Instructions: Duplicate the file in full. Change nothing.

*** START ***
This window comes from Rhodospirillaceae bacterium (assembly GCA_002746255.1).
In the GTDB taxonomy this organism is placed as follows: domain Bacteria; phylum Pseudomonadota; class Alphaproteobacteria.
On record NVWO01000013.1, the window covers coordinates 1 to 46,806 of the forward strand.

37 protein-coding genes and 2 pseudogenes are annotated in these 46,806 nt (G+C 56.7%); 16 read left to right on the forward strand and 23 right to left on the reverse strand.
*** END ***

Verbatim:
This window comes from Rhodospirillaceae bacterium (assembly GCA_002746255.1).
In the GTDB taxonomy this organism is placed as follows: domain Bacteria; phylum Pseudomonadota; class Alphaproteobacteria.
On record NVWO01000013.1, the window covers coordinates 1 to 46,806 of the forward strand.

37 protein-coding genes and 2 pseudogenes are annotated in these 46,806 nt (G+C 56.7%); 16 read left to right on the forward strand and 23 right to left on the reverse strand.